Let me ask you another question: if that person stayed at home and made a widget instead, would exporting that widget benefit his home country?
There is no difference, economically, between the two situations. A foreign worker sending home remittances is no different from a local manufacturer exporting their products. Both are earning export dollars for themselves and their home countries.
Is this a good thing or a bad thing? Clearly, the answer is yes - this is a good thing or a bad thing but we cannot know which in isolation. However, in general, foreign worker remittances are overwhelmingly beneficial for the host (which gets work done that otherwise would not be done) and the source (which gets export income.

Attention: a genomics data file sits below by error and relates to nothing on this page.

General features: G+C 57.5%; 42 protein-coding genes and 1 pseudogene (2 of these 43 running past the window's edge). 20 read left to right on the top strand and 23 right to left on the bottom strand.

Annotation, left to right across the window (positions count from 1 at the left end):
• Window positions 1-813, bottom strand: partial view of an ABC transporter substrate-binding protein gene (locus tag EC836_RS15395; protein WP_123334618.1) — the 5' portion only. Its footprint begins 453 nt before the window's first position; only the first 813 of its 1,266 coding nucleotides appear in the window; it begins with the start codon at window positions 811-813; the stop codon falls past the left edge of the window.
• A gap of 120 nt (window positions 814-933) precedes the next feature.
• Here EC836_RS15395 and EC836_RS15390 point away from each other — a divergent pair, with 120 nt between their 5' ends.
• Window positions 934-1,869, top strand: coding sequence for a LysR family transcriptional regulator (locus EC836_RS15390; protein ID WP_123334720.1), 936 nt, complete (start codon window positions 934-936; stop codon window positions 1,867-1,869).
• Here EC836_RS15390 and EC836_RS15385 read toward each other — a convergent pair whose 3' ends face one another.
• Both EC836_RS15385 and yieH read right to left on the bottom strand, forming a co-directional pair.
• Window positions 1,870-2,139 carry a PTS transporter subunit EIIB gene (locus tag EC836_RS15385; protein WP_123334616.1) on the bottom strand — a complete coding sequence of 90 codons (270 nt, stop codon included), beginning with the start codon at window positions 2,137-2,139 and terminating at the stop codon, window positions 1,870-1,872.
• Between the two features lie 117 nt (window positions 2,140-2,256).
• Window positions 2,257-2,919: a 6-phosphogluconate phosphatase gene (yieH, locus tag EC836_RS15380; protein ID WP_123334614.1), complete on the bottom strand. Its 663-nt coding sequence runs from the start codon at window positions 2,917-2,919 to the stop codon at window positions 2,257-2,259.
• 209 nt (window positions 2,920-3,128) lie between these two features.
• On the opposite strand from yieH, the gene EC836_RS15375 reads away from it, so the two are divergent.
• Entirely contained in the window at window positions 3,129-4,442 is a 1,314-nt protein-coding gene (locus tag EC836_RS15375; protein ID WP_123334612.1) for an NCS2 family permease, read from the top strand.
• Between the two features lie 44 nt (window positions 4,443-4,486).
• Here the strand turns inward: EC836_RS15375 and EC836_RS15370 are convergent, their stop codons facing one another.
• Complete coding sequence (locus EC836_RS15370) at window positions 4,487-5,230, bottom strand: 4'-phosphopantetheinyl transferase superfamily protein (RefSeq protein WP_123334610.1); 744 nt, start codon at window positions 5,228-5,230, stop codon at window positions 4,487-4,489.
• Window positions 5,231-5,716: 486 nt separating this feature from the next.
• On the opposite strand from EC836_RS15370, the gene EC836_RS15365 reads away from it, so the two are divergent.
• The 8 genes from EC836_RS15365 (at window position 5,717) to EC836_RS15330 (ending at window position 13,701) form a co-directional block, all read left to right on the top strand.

With reference to your particular question about local inflation, a rise in exports causes appreciation in the exchange rate i.e. local currency becomes more expensive with respect to (in this case) the Euro. Appreciation in the exchange rate actually puts downward pressure on inflation. However, the absence of our worker from the local economy puts upward pressure on local wages and and hence inflation. Both of these effects are small and other factors will dominate them.